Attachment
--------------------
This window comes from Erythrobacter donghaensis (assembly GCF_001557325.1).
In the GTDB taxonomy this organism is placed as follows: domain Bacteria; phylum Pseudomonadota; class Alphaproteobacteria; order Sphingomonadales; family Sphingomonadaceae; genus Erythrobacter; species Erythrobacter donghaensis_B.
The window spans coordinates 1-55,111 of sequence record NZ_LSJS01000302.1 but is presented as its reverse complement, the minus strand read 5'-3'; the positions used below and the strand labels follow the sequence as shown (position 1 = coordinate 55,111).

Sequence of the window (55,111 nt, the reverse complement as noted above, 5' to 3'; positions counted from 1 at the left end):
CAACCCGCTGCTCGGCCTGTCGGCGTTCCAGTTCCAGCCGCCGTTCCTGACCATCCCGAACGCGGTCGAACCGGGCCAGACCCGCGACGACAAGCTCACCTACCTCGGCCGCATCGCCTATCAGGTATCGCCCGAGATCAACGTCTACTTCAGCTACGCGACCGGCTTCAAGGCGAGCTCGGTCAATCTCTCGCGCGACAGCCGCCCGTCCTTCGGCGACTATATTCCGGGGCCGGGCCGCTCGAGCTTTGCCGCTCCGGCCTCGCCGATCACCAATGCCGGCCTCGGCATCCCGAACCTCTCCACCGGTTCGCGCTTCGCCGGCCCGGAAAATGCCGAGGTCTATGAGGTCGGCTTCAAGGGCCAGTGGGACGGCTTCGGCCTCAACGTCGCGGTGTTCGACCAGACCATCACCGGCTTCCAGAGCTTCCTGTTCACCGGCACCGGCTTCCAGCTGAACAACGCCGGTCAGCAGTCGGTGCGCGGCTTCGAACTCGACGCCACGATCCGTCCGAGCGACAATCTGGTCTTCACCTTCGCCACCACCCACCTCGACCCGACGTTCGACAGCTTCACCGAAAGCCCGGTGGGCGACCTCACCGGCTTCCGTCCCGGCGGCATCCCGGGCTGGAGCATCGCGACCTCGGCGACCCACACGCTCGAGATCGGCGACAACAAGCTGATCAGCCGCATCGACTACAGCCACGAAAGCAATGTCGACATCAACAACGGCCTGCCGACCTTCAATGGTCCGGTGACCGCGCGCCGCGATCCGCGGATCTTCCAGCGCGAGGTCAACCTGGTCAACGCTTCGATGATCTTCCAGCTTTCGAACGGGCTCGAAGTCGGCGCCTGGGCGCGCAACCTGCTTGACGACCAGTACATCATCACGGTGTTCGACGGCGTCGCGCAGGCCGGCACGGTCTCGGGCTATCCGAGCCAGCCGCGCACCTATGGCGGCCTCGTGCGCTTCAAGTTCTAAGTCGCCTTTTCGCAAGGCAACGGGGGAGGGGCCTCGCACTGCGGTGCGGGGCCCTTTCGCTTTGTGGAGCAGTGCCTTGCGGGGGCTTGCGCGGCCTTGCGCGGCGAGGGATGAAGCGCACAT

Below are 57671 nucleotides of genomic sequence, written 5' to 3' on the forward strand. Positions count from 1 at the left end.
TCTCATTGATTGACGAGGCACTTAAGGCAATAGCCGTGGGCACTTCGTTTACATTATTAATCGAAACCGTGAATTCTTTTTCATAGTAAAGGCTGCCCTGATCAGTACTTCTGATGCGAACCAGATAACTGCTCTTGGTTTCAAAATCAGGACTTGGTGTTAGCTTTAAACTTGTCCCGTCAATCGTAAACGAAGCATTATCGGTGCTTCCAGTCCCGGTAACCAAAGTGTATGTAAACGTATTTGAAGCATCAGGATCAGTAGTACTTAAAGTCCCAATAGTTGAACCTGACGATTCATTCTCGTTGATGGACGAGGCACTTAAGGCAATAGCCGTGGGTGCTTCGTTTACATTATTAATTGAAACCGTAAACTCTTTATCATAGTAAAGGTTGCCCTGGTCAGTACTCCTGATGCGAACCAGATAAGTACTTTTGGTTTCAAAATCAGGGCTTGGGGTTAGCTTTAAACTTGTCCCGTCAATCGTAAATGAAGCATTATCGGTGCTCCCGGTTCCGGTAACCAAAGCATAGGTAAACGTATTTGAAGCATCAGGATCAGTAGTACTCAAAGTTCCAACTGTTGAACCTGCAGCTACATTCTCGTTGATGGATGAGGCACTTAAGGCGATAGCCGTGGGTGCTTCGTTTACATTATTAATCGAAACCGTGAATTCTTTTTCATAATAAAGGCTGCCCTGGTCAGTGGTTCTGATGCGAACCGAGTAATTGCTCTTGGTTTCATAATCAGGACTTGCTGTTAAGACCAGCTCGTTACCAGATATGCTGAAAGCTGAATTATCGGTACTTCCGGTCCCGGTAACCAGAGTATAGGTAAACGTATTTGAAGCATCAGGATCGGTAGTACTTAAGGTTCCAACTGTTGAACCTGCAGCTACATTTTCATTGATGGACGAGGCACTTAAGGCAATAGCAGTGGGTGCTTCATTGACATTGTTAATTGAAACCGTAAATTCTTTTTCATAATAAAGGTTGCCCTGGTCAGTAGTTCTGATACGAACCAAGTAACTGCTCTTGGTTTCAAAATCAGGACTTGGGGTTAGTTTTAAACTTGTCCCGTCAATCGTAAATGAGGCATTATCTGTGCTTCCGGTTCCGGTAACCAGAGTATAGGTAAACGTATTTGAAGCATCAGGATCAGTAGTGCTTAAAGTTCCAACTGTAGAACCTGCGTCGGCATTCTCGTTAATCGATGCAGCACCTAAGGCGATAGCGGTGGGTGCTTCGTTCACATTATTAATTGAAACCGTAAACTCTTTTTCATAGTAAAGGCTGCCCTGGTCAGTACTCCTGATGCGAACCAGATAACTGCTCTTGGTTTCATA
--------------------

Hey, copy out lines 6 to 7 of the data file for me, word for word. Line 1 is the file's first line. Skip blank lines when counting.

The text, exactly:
Below are 57671 nucleotides of genomic sequence, written 5' to 3' on the forward strand. Positions count from 1 at the left end.
TCTCATTGATTGACGAGGCACTTAAGGCAATAGCCGTGGGCACTTCGTTTACATTATTAATCGAAACCGTGAATTCTTTTTCATAGTAAAGGCTGCCCTGATCAGTACTTCTGATGCGAACCAGATAACTGCTCTTGGTTTCAAAATCAGGACTTGGTGTTAGCTTTAAACTTGTCCCGTCAATCGTAAACGAAGCATTATCGGTGCTTCCAGTCCCGGTAACCAAAGTGTATGTAAACGTATTTGAAGCATCAGGATCAGTAGTACTTAAAGTCCCAATAGTTGAACCTGACGATTCATTCTCGTTGATGGACGAGGCACTTAAGGCAATAGCCGTGGGTGCTTCGTTTACATTATTAATTGAAACCGTAAACTCTTTATCATAGTAAAGGTTGCCCTGGTCAGTACTCCTGATGCGAACCAGATAAGTACTTTTGGTTTCAAAATCAGGGCTTGGGGTTAGCTTTAAACTTGTCCCGTCAATCGTAAATGAAGCATTATCGGTGCTCCCGGTTCCGGTAACCAAAGCATAGGTAAACGTATTTGAAGCATCAGGATCAGTAGTACTCAAAGTTCCAACTGTTGAACCTGCAGCTACATTCTCGTTGATGGATGAGGCACTTAAGGCGATAGCCGTGGGTGCTTCGTTTACATTATTAATCGAAACCGTGAATTCTTTTTCATAATAAAGGCTGCCCTGGTCAGTGGTTCTGATGCGAACCGAGTAATTGCTCTTGGTTTCATAATCAGGACTTGCTGTTAAGACCAGCTCGTTACCAGATATGCTGAAAGCTGAATTATCGGTACTTCCGGTCCCGGTAACCAGAGTATAGGTAAACGTATTTGAAGCATCAGGATCGGTAGTACTTAAGGTTCCAACTGTTGAACCTGCAGCTACATTTTCATTGATGGACGAGGCACTTAAGGCAATAGCAGTGGGTGCTTCATTGACATTGTTAATTGAAACCGTAAATTCTTTTTCATAATAAAGGTTGCCCTGGTCAGTAGTTCTGATACGAACCAAGTAACTGCTCTTGGTTTCAAAATCAGGACTTGGGGTTAGTTTTAAACTTGTCCCGTCAATCGTAAATGAGGCATTATCTGTGCTTCCGGTTCCGGTAACCAGAGTATAGGTAAACGTATTTGAAGCATCAGGATCAGTAGTGCTTAAAGTTCCAACTGTAGAACCTGCGTCGGCATTCTCGTTAATCGATGCAGCACCTAAGGCGATAGCGGTGGGTGCTTCGTTCACATTATTAATTGAAACCGTAAACTCTTTTTCATAGTAAAGGCTGCCCTGGTCAGTACTCCTGATGCGAACCAGATAACTGCTCTTGGTTTCATA